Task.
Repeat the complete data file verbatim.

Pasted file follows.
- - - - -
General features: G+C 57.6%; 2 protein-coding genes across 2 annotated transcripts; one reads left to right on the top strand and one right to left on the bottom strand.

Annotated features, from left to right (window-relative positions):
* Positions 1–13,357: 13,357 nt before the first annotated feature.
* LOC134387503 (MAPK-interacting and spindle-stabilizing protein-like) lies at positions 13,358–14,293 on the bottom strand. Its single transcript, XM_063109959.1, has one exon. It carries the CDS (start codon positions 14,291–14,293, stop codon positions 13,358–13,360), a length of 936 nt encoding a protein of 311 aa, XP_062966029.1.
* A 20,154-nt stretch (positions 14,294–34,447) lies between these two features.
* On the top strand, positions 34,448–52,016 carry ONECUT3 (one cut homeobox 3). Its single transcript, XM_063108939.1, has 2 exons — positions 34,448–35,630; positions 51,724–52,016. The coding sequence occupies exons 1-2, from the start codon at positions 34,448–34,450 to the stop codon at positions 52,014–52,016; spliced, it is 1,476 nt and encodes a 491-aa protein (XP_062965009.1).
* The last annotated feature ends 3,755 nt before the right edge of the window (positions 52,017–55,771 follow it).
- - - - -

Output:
General features: G+C 57.6%; 2 protein-coding genes across 2 annotated transcripts; one reads left to right on the top strand and one right to left on the bottom strand.

Annotated features, from left to right (window-relative positions):
* Positions 1–13,357: 13,357 nt before the first annotated feature.
* LOC134387503 (MAPK-interacting and spindle-stabilizing protein-like) lies at positions 13,358–14,293 on the bottom strand. Its single transcript, XM_063109959.1, has one exon. It carries the CDS (start codon positions 14,291–14,293, stop codon positions 13,358–13,360), a length of 936 nt encoding a protein of 311 aa, XP_062966029.1.
* A 20,154-nt stretch (positions 14,294–34,447) lies between these two features.
* On the top strand, positions 34,448–52,016 carry ONECUT3 (one cut homeobox 3). Its single transcript, XM_063108939.1, has 2 exons — positions 34,448–35,630; positions 51,724–52,016. The coding sequence occupies exons 1-2, from the start codon at positions 34,448–34,450 to the stop codon at positions 52,014–52,016; spliced, it is 1,476 nt and encodes a 491-aa protein (XP_062965009.1).
* The last annotated feature ends 3,755 nt before the right edge of the window (positions 52,017–55,771 follow it).